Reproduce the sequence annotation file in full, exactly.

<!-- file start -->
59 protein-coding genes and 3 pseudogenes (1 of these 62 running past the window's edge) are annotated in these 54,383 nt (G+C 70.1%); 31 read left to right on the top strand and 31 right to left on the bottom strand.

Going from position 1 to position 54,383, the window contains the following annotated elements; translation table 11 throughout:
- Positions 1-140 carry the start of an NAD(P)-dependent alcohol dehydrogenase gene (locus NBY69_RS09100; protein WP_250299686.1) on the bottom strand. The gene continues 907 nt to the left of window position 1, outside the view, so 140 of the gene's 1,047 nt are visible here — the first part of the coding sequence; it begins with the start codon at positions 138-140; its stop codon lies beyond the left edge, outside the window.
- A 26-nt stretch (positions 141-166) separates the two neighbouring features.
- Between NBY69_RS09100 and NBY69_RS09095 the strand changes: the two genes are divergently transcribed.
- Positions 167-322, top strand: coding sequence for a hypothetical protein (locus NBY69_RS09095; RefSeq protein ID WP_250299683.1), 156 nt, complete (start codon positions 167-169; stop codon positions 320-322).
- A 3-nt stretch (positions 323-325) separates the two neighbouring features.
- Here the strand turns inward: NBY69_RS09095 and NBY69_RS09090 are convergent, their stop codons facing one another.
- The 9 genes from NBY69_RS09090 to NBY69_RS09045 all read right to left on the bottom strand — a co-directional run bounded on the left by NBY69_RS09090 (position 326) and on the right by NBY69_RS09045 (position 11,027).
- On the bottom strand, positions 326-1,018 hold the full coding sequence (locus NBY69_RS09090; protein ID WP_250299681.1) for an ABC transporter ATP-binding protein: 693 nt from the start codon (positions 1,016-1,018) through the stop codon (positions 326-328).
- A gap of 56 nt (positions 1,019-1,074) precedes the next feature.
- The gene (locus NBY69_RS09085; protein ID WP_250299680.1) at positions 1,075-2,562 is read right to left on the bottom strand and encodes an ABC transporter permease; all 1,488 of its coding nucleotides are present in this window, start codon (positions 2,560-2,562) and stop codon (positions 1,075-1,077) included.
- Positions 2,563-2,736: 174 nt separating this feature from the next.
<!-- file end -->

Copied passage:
59 protein-coding genes and 3 pseudogenes (1 of these 62 running past the window's edge) are annotated in these 54,383 nt (G+C 70.1%); 31 read left to right on the top strand and 31 right to left on the bottom strand.

Going from position 1 to position 54,383, the window contains the following annotated elements; translation table 11 throughout:
- Positions 1-140 carry the start of an NAD(P)-dependent alcohol dehydrogenase gene (locus NBY69_RS09100; protein WP_250299686.1) on the bottom strand. The gene continues 907 nt to the left of window position 1, outside the view, so 140 of the gene's 1,047 nt are visible here — the first part of the coding sequence; it begins with the start codon at positions 138-140; its stop codon lies beyond the left edge, outside the window.
- A 26-nt stretch (positions 141-166) separates the two neighbouring features.
- Between NBY69_RS09100 and NBY69_RS09095 the strand changes: the two genes are divergently transcribed.
- Positions 167-322, top strand: coding sequence for a hypothetical protein (locus NBY69_RS09095; RefSeq protein ID WP_250299683.1), 156 nt, complete (start codon positions 167-169; stop codon positions 320-322).
- A 3-nt stretch (positions 323-325) separates the two neighbouring features.
- Here the strand turns inward: NBY69_RS09095 and NBY69_RS09090 are convergent, their stop codons facing one another.
- The 9 genes from NBY69_RS09090 to NBY69_RS09045 all read right to left on the bottom strand — a co-directional run bounded on the left by NBY69_RS09090 (position 326) and on the right by NBY69_RS09045 (position 11,027).
- On the bottom strand, positions 326-1,018 hold the full coding sequence (locus NBY69_RS09090; protein ID WP_250299681.1) for an ABC transporter ATP-binding protein: 693 nt from the start codon (positions 1,016-1,018) through the stop codon (positions 326-328).
- A gap of 56 nt (positions 1,019-1,074) precedes the next feature.
- The gene (locus NBY69_RS09085; protein ID WP_250299680.1) at positions 1,075-2,562 is read right to left on the bottom strand and encodes an ABC transporter permease; all 1,488 of its coding nucleotides are present in this window, start codon (positions 2,560-2,562) and stop codon (positions 1,075-1,077) included.
- Positions 2,563-2,736: 174 nt separating this feature from the next.